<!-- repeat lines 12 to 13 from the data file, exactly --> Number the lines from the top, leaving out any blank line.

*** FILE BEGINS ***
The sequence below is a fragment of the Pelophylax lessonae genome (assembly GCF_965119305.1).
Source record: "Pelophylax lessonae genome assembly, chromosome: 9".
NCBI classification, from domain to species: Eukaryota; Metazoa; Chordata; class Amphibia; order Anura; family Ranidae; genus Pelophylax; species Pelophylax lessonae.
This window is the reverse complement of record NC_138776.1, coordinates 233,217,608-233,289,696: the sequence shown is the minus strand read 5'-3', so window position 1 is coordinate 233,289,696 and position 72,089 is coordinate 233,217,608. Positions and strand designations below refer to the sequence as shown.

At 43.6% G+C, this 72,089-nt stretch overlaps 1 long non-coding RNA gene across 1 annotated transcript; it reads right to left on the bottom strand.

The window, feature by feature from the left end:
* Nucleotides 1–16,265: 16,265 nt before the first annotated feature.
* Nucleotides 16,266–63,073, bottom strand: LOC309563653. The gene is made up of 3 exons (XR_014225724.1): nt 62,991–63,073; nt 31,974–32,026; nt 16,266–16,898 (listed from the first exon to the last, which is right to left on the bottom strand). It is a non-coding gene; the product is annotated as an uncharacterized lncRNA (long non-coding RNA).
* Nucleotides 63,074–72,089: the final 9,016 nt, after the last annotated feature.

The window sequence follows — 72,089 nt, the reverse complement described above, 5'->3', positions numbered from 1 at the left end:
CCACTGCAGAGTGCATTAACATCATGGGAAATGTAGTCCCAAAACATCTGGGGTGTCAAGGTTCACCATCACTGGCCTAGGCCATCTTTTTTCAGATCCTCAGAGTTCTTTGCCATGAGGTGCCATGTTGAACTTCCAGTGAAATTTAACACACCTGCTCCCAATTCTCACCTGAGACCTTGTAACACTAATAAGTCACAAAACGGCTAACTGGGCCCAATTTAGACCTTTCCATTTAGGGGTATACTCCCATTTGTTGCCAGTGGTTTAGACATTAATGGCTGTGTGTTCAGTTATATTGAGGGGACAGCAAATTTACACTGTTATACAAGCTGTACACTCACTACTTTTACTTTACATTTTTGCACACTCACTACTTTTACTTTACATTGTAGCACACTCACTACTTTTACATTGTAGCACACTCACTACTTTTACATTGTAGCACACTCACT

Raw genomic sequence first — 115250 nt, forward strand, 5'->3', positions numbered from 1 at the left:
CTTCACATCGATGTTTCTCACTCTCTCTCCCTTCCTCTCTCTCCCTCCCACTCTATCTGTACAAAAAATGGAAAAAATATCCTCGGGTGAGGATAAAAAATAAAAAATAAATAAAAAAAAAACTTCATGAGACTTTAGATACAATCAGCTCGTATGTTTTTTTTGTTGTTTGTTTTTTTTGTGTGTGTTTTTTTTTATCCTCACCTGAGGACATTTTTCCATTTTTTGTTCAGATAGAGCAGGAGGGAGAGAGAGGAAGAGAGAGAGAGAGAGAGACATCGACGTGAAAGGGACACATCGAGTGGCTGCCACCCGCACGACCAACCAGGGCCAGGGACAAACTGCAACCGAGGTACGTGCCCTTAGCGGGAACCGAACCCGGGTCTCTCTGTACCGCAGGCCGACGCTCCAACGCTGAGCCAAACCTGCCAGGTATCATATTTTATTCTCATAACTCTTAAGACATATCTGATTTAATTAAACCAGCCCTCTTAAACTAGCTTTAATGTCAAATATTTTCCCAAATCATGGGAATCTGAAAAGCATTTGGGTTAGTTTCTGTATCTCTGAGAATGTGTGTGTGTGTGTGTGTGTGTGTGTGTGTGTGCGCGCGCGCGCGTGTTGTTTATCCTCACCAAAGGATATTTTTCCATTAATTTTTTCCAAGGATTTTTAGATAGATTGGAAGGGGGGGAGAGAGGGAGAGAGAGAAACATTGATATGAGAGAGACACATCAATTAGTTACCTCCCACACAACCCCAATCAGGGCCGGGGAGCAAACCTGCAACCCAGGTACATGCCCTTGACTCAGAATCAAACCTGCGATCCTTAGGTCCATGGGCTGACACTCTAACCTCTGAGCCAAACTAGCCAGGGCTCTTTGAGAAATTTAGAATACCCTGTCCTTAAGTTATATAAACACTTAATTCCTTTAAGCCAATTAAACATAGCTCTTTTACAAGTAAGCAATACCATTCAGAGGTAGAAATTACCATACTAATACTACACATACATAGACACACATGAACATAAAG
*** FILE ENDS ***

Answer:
Raw genomic sequence first — 115250 nt, forward strand, 5'->3', positions numbered from 1 at the left:
CTTCACATCGATGTTTCTCACTCTCTCTCCCTTCCTCTCTCTCCCTCCCACTCTATCTGTACAAAAAATGGAAAAAATATCCTCGGGTGAGGATAAAAAATAAAAAATAAATAAAAAAAAAACTTCATGAGACTTTAGATACAATCAGCTCGTATGTTTTTTTTGTTGTTTGTTTTTTTTGTGTGTGTTTTTTTTTATCCTCACCTGAGGACATTTTTCCATTTTTTGTTCAGATAGAGCAGGAGGGAGAGAGAGGAAGAGAGAGAGAGAGAGAGACATCGACGTGAAAGGGACACATCGAGTGGCTGCCACCCGCACGACCAACCAGGGCCAGGGACAAACTGCAACCGAGGTACGTGCCCTTAGCGGGAACCGAACCCGGGTCTCTCTGTACCGCAGGCCGACGCTCCAACGCTGAGCCAAACCTGCCAGGTATCATATTTTATTCTCATAACTCTTAAGACATATCTGATTTAATTAAACCAGCCCTCTTAAACTAGCTTTAATGTCAAATATTTTCCCAAATCATGGGAATCTGAAAAGCATTTGGGTTAGTTTCTGTATCTCTGAGAATGTGTGTGTGTGTGTGTGTGTGTGTGTGTGTGTGCGCGCGCGCGCGTGTTGTTTATCCTCACCAAAGGATATTTTTCCATTAATTTTTTCCAAGGATTTTTAGATAGATTGGAAGGGGGGGAGAGAGGGAGAGAGAGAAACATTGATATGAGAGAGACACATCAATTAGTTACCTCCCACACAACCCCAATCAGGGCCGGGGAGCAAACCTGCAACCCAGGTACATGCCCTTGACTCAGAATCAAACCTGCGATCCTTAGGTCCATGGGCTGACACTCTAACCTCTGAGCCAAACTAGCCAGGGCTCTTTGAGAAATTTAGAATACCCTGTCCTTAAGTTATATAAACACTTAATTCCTTTAAGCCAATTAAACATAGCTCTTTTACAAGTAAGCAATACCATTCAGAGGTAGAAATTACCATACTAATACTACACATACATAGACACACATGAACATAAAG